Buckle up, readers, because SJ Whitby is going to take you on an emotional, queer, action packed ride in the second installment of their Cute Mutants series, Cute Mutants Vol 2: Young, Gifted & Queer.
Nottingham is an origin story for Robyn Hood and her queer band of misfits in Sherwood forest and it absolutely kept me engaged from the moment I started reading until the very end. There is so much to love about this story that it’s hard to find a place to even start, especially because I don’t want to ruin any surprises that the book holds.
Mooncakes, by Suzanne Walker & Wendy Xu is a magical graphic novel that will cast a spell over your heart. This self-contained story follows a diverse cast of characters and pulls the reader right into the magical setting. Walker & Xu have crafted a touching story that weaves magic into the modern realm through the tale of a capable hard of hearing witch, a non-binary werewolf learning their own innate magics, a science minded best friend, and delightfully supportive and queer grandmas.
The Step Sister Scheme, by Jim C. Hines, is everything I want from a book – it is a fantasy story with a rich world, it’s a unique retelling of established Grimm Brother fairy tales, and it’s main cast are all strong, fiercly independant and capable women who couldn’t be more different.
Softball. It’s been a stereotypical lesbian staple for as long as I can remember. Playing for Keeps, by Carla Kincaid, is a book that addresses how softball plays a role in bringing two women together when only one of them is actually a softball player.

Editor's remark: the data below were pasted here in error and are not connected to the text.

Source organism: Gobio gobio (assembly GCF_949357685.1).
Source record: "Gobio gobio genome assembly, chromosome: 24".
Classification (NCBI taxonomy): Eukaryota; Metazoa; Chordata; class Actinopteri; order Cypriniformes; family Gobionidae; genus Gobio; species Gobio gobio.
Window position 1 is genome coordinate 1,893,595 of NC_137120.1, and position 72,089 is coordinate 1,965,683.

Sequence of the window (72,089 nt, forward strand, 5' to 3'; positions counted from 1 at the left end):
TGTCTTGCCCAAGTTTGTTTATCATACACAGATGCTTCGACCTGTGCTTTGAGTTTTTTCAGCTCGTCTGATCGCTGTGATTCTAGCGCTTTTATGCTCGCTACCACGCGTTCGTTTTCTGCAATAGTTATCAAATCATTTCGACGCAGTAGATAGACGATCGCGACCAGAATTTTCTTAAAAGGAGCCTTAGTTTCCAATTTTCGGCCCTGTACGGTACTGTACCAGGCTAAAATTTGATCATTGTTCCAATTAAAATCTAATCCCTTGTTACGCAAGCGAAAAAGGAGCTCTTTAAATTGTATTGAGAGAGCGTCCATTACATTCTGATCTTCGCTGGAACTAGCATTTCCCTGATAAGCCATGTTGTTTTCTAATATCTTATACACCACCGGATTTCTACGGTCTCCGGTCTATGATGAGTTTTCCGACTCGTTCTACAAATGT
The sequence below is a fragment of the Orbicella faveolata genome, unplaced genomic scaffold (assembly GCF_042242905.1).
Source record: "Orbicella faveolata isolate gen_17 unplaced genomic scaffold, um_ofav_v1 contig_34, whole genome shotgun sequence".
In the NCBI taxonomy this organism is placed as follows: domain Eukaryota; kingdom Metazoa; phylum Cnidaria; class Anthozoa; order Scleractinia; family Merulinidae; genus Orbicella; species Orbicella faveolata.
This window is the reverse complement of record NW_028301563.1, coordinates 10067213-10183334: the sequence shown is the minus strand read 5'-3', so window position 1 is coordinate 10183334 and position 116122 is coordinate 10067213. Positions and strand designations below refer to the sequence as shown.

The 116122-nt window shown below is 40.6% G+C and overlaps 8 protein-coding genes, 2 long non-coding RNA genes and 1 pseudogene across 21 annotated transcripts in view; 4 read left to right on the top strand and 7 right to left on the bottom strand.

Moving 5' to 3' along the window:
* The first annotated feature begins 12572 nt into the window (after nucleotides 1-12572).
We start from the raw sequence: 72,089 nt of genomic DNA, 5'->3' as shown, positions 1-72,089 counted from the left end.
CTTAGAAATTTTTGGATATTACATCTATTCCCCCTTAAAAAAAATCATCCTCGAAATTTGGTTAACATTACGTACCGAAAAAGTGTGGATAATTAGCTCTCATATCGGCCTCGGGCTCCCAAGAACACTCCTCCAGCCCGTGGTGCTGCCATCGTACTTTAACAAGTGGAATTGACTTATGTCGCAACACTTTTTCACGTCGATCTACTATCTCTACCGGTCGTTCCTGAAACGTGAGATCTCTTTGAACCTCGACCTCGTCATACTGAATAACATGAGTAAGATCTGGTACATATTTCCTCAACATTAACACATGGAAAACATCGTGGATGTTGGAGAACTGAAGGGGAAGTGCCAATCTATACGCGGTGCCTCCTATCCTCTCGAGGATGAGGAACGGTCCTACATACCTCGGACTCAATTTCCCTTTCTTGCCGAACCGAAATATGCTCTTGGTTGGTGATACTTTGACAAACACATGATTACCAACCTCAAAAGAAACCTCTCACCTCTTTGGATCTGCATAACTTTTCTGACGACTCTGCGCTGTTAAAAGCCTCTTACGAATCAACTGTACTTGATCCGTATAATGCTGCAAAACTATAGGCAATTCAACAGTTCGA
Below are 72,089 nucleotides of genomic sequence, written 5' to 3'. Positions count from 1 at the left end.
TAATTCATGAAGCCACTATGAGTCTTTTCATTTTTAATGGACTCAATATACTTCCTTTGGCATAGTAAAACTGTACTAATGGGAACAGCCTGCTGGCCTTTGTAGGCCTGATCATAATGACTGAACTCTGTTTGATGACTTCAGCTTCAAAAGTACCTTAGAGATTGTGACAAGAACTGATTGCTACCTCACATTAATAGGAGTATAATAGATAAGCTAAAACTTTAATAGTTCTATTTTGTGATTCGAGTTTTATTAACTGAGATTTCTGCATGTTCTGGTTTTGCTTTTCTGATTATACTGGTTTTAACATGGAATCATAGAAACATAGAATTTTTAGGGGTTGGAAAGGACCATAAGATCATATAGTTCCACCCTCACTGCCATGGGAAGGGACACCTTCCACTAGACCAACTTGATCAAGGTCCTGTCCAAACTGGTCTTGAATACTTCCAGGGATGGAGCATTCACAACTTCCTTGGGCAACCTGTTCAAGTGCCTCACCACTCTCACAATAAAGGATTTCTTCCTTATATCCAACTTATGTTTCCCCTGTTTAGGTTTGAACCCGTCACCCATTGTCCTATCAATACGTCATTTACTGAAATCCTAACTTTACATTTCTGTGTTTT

As soon as Gentleman Jack was announced my Tumblr feed went ablaze with a new lesbian character for the site to swoon over. And swoon they did. Hard. To the point where I was convinced that I should watch the show, too. It had everything I enjoyed in visual media – it was a period drama with a fantastic cast, and excellent music score, and queer women. What wasn’t there to like?
Depart, Depart! is an unapologetically queer cli-fi touching on the very real potential of our current climate crisis in a this-shit-could-happen-in-the-near-future plot while showcasing the hate and discrimination LGBTQA+ folks deal with even during natural disasters.
A Share in a Secret is the fifth installment in Jude Tresswell’s County Durham Quad fictional crime serial. The book is unapologetically queer, staring five queer men in a polyamorous relationship, one of which who is asexual.
Today is another repeat author review where we’re going to revisit Jae and her woman loving woman romance that is also a love letter to brick and mortar stationery stores, Paper Love. Paper Love is cute, relaxed, and for me, a bit anti-climactic.